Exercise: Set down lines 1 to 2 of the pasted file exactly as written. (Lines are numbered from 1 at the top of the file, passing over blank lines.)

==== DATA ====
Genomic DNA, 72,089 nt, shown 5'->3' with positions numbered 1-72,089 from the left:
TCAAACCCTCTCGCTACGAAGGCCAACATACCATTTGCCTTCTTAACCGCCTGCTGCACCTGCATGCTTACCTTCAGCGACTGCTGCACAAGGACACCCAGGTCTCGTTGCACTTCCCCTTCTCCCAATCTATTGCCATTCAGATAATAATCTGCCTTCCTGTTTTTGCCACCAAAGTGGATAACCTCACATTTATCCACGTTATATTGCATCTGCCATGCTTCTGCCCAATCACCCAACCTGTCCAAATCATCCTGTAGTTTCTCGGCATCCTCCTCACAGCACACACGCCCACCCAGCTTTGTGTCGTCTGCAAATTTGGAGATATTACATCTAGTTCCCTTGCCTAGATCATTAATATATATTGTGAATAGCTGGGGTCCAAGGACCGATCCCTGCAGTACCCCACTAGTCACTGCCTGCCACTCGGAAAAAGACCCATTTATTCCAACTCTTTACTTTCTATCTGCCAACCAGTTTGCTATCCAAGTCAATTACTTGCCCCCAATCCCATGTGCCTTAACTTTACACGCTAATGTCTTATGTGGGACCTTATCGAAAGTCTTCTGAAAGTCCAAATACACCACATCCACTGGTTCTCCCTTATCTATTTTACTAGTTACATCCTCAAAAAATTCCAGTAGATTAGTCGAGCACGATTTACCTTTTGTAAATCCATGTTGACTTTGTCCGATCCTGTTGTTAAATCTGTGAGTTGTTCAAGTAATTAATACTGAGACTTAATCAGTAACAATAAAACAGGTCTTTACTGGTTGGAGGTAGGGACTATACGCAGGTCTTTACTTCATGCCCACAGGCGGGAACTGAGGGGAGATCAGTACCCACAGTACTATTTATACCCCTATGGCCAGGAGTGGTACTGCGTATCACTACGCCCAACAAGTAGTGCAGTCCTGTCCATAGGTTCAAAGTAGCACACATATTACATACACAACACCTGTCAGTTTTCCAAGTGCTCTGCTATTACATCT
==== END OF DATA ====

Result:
Genomic DNA, 72,089 nt, shown 5'->3' with positions numbered 1-72,089 from the left:
TCAAACCCTCTCGCTACGAAGGCCAACATACCATTTGCCTTCTTAACCGCCTGCTGCACCTGCATGCTTACCTTCAGCGACTGCTGCACAAGGACACCCAGGTCTCGTTGCACTTCCCCTTCTCCCAATCTATTGCCATTCAGATAATAATCTGCCTTCCTGTTTTTGCCACCAAAGTGGATAACCTCACATTTATCCACGTTATATTGCATCTGCCATGCTTCTGCCCAATCACCCAACCTGTCCAAATCATCCTGTAGTTTCTCGGCATCCTCCTCACAGCACACACGCCCACCCAGCTTTGTGTCGTCTGCAAATTTGGAGATATTACATCTAGTTCCCTTGCCTAGATCATTAATATATATTGTGAATAGCTGGGGTCCAAGGACCGATCCCTGCAGTACCCCACTAGTCACTGCCTGCCACTCGGAAAAAGACCCATTTATTCCAACTCTTTACTTTCTATCTGCCAACCAGTTTGCTATCCAAGTCAATTACTTGCCCCCAATCCCATGTGCCTTAACTTTACACGCTAATGTCTTATGTGGGACCTTATCGAAAGTCTTCTGAAAGTCCAAATACACCACATCCACTGGTTCTCCCTTATCTATTTTACTAGTTACATCCTCAAAAAATTCCAGTAGATTAGTCGAGCACGATTTACCTTTTGTAAATCCATGTTGACTTTGTCCGATCCTGTTGTTAAATCTGTGAGTTGTTCAAGTAATTAATACTGAGACTTAATCAGTAACAATAAAACAGGTCTTTACTGGTTGGAGGTAGGGACTATACGCAGGTCTTTACTTCATGCCCACAGGCGGGAACTGAGGGGAGATCAGTACCCACAGTACTATTTATACCCCTATGGCCAGGAGTGGTACTGCGTATCACTACGCCCAACAAGTAGTGCAGTCCTGTCCATAGGTTCAAAGTAGCACACATATTACATACACAACACCTGTCAGTTTTCCAAGTGCTCTGCTATTACATCT